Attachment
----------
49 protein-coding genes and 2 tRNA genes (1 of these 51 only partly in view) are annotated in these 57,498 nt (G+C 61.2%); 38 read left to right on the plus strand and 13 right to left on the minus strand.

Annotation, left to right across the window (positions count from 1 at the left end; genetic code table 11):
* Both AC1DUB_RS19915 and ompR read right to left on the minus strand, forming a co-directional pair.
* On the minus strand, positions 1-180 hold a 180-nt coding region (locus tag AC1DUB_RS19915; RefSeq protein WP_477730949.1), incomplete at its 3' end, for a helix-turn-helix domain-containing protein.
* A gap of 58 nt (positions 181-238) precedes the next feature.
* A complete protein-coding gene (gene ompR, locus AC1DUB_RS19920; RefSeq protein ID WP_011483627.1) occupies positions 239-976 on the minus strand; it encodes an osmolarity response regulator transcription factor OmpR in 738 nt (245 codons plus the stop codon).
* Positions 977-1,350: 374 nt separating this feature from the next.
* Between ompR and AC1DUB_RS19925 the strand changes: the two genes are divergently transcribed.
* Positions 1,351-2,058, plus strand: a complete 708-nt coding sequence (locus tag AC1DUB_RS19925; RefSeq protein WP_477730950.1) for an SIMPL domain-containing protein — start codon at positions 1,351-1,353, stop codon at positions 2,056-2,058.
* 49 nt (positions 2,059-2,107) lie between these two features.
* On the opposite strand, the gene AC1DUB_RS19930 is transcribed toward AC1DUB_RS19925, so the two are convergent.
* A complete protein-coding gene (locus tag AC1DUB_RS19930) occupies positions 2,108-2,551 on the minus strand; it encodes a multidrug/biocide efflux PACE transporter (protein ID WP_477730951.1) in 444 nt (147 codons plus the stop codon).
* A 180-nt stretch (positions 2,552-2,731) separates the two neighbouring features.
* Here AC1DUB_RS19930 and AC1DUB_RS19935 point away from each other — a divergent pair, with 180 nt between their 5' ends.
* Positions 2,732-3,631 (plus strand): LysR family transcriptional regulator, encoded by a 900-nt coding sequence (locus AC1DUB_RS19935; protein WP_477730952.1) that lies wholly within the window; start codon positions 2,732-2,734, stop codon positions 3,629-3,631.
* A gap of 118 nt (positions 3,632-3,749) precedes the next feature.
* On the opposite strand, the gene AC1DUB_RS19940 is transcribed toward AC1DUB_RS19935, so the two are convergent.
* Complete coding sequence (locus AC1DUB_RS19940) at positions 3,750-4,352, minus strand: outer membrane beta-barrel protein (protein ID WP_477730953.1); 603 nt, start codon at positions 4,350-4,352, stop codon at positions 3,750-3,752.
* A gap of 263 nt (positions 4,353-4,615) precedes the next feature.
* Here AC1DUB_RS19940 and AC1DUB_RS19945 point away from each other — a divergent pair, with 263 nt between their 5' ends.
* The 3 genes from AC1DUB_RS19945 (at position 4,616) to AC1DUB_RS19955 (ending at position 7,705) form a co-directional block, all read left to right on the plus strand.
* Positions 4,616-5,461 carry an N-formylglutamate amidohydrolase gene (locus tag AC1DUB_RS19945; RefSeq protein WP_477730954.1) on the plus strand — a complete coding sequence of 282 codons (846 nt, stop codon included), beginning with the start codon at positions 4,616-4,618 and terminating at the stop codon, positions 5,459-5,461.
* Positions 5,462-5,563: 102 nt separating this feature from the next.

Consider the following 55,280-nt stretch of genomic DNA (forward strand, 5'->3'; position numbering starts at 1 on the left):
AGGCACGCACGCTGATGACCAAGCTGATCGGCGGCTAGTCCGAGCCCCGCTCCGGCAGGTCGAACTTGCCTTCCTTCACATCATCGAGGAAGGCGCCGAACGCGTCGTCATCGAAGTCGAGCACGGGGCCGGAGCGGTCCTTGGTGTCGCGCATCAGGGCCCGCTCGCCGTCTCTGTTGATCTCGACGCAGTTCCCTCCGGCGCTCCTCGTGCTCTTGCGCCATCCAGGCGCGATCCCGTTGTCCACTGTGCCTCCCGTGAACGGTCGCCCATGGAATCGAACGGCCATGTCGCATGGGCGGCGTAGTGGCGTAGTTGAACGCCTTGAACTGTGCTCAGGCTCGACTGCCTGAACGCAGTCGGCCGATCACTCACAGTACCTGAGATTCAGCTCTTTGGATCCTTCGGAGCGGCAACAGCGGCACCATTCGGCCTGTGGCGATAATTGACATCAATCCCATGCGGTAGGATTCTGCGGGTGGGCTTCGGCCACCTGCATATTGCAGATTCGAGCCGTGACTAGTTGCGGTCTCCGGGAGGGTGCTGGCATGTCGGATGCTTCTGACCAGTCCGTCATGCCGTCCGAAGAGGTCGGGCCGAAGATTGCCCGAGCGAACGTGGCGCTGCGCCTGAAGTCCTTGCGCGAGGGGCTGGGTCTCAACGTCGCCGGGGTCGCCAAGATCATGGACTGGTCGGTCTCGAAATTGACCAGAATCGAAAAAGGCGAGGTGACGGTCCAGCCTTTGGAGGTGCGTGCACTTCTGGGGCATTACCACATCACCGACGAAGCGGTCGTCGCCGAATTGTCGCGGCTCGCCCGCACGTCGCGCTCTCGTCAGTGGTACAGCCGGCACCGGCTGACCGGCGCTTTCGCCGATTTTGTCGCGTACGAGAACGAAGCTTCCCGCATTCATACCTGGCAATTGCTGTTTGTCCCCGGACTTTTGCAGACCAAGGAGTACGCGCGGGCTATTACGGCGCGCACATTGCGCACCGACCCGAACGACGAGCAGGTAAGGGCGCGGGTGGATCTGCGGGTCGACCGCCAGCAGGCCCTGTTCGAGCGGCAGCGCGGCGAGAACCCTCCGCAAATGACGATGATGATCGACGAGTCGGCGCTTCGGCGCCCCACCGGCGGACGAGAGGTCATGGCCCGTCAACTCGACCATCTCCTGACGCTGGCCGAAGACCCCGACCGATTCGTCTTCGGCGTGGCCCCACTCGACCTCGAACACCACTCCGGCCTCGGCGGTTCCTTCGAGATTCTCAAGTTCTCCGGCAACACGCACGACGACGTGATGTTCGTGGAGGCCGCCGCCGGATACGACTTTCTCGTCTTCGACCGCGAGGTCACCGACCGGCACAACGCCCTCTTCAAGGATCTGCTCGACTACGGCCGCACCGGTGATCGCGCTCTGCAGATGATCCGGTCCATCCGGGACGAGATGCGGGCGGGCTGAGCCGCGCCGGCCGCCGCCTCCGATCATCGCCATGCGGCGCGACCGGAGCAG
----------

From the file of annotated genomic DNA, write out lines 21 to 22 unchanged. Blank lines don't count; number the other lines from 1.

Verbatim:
* The 3 genes from AC1DUB_RS19945 (at position 4,616) to AC1DUB_RS19955 (ending at position 7,705) form a co-directional block, all read left to right on the plus strand.
* Positions 4,616-5,461 carry an N-formylglutamate amidohydrolase gene (locus tag AC1DUB_RS19945; RefSeq protein WP_477730954.1) on the plus strand — a complete coding sequence of 282 codons (846 nt, stop codon included), beginning with the start codon at positions 4,616-4,618 and terminating at the stop codon, positions 5,459-5,461.